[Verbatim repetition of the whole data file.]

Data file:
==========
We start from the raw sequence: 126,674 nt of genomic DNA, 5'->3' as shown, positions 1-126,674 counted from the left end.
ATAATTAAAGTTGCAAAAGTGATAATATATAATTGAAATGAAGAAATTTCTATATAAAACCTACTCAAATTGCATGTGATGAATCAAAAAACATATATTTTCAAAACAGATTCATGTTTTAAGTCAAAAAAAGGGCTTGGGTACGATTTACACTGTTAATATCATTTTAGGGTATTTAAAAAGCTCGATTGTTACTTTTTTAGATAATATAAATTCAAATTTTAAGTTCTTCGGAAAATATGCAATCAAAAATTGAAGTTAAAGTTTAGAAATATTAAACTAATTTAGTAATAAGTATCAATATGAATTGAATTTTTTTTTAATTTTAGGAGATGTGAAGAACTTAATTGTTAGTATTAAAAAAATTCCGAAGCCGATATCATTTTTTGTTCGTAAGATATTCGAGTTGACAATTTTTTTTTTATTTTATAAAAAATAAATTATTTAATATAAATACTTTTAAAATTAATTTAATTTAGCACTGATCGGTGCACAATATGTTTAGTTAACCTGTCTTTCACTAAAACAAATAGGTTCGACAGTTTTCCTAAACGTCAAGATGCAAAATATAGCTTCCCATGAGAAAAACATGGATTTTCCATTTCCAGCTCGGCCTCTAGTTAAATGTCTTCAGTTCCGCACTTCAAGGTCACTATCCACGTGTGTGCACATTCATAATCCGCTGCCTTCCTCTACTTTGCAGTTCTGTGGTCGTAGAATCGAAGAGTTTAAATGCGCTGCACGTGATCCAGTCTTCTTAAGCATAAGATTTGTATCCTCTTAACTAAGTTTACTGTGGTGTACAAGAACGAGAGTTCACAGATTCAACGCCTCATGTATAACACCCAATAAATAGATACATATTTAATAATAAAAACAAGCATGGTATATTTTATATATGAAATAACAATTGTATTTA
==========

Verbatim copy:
We start from the raw sequence: 126,674 nt of genomic DNA, 5'->3' as shown, positions 1-126,674 counted from the left end.
ATAATTAAAGTTGCAAAAGTGATAATATATAATTGAAATGAAGAAATTTCTATATAAAACCTACTCAAATTGCATGTGATGAATCAAAAAACATATATTTTCAAAACAGATTCATGTTTTAAGTCAAAAAAAGGGCTTGGGTACGATTTACACTGTTAATATCATTTTAGGGTATTTAAAAAGCTCGATTGTTACTTTTTTAGATAATATAAATTCAAATTTTAAGTTCTTCGGAAAATATGCAATCAAAAATTGAAGTTAAAGTTTAGAAATATTAAACTAATTTAGTAATAAGTATCAATATGAATTGAATTTTTTTTTAATTTTAGGAGATGTGAAGAACTTAATTGTTAGTATTAAAAAAATTCCGAAGCCGATATCATTTTTTGTTCGTAAGATATTCGAGTTGACAATTTTTTTTTTATTTTATAAAAAATAAATTATTTAATATAAATACTTTTAAAATTAATTTAATTTAGCACTGATCGGTGCACAATATGTTTAGTTAACCTGTCTTTCACTAAAACAAATAGGTTCGACAGTTTTCCTAAACGTCAAGATGCAAAATATAGCTTCCCATGAGAAAAACATGGATTTTCCATTTCCAGCTCGGCCTCTAGTTAAATGTCTTCAGTTCCGCACTTCAAGGTCACTATCCACGTGTGTGCACATTCATAATCCGCTGCCTTCCTCTACTTTGCAGTTCTGTGGTCGTAGAATCGAAGAGTTTAAATGCGCTGCACGTGATCCAGTCTTCTTAAGCATAAGATTTGTATCCTCTTAACTAAGTTTACTGTGGTGTACAAGAACGAGAGTTCACAGATTCAACGCCTCATGTATAACACCCAATAAATAGATACATATTTAATAATAAAAACAAGCATGGTATATTTTATATATGAAATAACAATTGTATTTA